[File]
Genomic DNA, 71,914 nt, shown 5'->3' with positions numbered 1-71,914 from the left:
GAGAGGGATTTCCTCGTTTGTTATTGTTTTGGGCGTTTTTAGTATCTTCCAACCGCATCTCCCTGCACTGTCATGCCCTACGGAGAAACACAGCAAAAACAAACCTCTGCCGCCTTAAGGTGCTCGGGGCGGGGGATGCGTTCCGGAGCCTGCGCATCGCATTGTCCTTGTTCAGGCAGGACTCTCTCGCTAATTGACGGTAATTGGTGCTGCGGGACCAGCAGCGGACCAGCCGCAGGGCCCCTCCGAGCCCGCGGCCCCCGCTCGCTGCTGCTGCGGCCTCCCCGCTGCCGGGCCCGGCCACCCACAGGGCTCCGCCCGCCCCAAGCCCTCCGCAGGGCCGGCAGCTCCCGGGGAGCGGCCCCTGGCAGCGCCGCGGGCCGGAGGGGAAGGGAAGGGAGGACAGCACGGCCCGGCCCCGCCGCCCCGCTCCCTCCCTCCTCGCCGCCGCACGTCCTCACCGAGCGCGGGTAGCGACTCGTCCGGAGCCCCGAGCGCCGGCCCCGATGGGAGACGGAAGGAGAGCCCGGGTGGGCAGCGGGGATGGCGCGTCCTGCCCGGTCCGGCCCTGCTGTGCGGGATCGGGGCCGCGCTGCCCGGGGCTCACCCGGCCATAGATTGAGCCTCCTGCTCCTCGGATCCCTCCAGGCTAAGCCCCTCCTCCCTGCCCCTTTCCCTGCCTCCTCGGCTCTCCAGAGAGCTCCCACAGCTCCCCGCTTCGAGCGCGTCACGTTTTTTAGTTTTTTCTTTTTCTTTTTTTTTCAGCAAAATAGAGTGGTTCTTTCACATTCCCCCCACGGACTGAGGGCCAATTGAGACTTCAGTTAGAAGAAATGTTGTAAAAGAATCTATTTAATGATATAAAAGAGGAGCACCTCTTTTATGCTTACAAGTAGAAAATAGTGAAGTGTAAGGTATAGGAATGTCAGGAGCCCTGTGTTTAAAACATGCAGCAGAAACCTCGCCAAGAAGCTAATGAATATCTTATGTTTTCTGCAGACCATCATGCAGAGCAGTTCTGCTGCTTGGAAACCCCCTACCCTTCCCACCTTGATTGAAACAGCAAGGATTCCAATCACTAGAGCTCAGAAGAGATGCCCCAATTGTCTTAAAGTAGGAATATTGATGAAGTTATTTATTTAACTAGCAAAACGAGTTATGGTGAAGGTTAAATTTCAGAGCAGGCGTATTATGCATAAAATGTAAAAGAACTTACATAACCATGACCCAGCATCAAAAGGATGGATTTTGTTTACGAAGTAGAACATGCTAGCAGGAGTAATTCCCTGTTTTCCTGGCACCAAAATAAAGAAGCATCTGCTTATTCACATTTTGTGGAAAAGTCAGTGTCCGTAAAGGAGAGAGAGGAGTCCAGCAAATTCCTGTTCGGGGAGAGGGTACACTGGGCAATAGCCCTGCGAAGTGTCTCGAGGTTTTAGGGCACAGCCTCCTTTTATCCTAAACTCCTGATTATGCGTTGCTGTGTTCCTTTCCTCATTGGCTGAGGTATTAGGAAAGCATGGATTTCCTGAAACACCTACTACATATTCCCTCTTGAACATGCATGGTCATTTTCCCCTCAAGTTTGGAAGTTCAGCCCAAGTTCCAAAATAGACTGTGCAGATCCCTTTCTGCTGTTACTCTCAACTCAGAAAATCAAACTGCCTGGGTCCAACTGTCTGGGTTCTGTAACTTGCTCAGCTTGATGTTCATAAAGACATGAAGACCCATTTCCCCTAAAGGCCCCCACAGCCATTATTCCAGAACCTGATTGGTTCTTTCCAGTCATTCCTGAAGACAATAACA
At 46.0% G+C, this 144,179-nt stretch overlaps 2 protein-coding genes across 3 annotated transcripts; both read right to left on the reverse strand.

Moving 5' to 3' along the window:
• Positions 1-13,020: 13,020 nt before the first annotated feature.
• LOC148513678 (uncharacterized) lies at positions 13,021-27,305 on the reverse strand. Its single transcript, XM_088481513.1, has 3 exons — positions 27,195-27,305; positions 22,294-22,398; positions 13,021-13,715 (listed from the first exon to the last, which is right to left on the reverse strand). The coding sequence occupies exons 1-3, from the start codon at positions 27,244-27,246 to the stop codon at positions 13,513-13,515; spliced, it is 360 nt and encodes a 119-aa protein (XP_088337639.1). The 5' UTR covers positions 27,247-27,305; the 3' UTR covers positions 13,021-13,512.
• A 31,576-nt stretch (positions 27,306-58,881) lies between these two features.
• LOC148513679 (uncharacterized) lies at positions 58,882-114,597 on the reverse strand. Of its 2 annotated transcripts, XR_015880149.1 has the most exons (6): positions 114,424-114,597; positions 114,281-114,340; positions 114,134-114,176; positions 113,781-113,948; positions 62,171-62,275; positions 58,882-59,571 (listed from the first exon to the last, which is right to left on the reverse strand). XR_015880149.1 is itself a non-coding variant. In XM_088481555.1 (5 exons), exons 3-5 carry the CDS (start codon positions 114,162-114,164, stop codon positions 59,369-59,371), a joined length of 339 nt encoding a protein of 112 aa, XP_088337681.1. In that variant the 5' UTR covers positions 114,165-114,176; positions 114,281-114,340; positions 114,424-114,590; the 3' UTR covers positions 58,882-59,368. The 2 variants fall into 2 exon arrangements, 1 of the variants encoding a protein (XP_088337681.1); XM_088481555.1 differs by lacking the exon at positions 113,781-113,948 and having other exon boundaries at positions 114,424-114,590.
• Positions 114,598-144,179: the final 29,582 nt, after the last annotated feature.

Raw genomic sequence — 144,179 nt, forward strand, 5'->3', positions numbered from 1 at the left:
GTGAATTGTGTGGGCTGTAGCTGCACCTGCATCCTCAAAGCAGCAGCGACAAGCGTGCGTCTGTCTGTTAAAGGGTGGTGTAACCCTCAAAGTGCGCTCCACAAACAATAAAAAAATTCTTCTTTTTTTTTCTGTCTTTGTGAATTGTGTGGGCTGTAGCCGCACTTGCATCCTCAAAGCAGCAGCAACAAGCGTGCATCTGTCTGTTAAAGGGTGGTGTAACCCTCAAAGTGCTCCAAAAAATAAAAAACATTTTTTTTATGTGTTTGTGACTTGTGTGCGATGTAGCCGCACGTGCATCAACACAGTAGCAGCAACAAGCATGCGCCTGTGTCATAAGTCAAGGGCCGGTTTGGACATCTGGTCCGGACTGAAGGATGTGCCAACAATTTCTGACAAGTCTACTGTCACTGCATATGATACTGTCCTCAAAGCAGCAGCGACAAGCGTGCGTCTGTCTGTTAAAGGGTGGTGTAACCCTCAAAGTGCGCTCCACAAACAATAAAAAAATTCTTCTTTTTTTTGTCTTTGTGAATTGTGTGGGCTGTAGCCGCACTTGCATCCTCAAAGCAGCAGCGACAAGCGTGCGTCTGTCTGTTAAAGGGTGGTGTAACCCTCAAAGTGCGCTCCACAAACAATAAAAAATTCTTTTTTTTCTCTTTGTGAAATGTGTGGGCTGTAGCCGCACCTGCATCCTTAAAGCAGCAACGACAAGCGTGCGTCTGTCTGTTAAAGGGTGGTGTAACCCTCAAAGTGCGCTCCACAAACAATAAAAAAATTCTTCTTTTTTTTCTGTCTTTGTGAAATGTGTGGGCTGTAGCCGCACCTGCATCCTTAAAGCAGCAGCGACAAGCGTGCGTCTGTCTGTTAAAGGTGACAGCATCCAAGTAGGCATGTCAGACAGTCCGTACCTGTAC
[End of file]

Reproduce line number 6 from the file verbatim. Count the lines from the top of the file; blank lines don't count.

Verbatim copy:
• LOC148513678 (uncharacterized) lies at positions 13,021-27,305 on the reverse strand. Its single transcript, XM_088481513.1, has 3 exons — positions 27,195-27,305; positions 22,294-22,398; positions 13,021-13,715 (listed from the first exon to the last, which is right to left on the reverse strand). The coding sequence occupies exons 1-3, from the start codon at positions 27,244-27,246 to the stop codon at positions 13,513-13,515; spliced, it is 360 nt and encodes a 119-aa protein (XP_088337639.1). The 5' UTR covers positions 27,247-27,305; the 3' UTR covers positions 13,021-13,512.